|US8636162||Nov 28, 2008||Jan 28, 2014||Les Industries Spectra/Premium, Inc.||Fuel tank shell with structural support|
|US20030230585 *||Apr 11, 2003||Dec 18, 2003||Hagenbuch Leroy G.||Baffled tank for a vehicle|
|US20050189358 *||Apr 11, 2003||Sep 1, 2005||LeRoy Hagenbuch||Baffled Tank for a Vehicle|
|US20060163258 *||Feb 7, 2006||Jul 27, 2006||Fisher Keith B||Methods of tank construction|
|US20060249947 *||May 9, 2005||Nov 9, 2006||Michael William J||Hollow structure formed by rotational molding and method of manufacturing same|
|US20090001085 *||Jun 26, 2008||Jan 1, 2009||George Bartz||Internal surge dampening baffles for flexible tanks and tanks having such baffles|
|US20090078705 *||Sep 21, 2007||Mar 26, 2009||Ramsay Thomas N||Floating Absorber Assembly for Reduced Fuel Slosh Noise|
|US20090189384 *||Jul 30, 2009||Doug Schoen||Fuel tank shell with structural support|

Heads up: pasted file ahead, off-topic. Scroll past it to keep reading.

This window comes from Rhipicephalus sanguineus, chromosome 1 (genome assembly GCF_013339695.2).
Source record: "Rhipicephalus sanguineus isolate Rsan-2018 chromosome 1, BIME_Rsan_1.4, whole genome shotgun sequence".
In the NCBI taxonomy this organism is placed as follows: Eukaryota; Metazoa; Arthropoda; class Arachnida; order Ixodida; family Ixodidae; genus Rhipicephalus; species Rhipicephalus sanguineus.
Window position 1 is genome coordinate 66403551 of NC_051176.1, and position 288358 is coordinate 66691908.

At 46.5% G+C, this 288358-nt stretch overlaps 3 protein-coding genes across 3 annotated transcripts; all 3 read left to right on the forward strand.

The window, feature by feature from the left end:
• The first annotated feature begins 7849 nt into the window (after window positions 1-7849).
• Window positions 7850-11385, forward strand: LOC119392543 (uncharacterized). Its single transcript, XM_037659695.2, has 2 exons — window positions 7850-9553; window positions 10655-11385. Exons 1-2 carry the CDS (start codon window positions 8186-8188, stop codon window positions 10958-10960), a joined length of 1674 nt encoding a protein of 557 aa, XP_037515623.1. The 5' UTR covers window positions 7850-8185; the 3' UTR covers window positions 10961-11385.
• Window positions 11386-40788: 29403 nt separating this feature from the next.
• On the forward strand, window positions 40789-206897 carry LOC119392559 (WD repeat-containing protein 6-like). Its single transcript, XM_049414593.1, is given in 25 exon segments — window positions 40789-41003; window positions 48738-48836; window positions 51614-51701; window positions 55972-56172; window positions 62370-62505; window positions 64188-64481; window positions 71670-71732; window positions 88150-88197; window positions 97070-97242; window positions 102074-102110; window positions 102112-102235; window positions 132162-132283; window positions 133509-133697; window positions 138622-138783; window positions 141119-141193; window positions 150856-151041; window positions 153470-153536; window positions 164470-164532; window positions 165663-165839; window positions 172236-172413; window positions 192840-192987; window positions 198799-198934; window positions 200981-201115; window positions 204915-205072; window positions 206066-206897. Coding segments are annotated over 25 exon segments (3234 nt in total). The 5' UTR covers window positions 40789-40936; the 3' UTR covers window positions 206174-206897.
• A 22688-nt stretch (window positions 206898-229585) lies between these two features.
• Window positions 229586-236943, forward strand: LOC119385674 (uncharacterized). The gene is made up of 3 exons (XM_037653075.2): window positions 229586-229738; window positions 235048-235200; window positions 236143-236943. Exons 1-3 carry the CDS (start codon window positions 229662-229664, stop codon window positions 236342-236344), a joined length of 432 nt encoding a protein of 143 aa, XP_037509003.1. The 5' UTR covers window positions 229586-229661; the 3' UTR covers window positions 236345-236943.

|US20090223975 *||Jun 13, 2008||Sep 10, 2009||Semo Tank/Baker Equipment Company||Flooded Frame Truck Mounted Tank|
|US20140144915 *||Jul 26, 2012||May 29, 2014||Samsung Heavy Ind. Co., Ltd.||Apparatus for suppressing sloshing|
|US20140217716 *||Dec 7, 2012||Aug 7, 2014||Western Technology Services International, Inc.||Baffled Fluid Tank with Stairway Access|
|EP1714820A2||Apr 21, 2006||Oct 25, 2006||Nifco Inc.||Noise suppressing device and installation structure of same|
|WO2001007792A1||Jul 26, 2000||Feb 1, 2001||Tapco International, Inc.||Improved assembly of orifice chambers|
|WO2010080083A1 *||Jan 9, 2009||Jul 15, 2010||The Heil Co.||Container having internal bulkhead|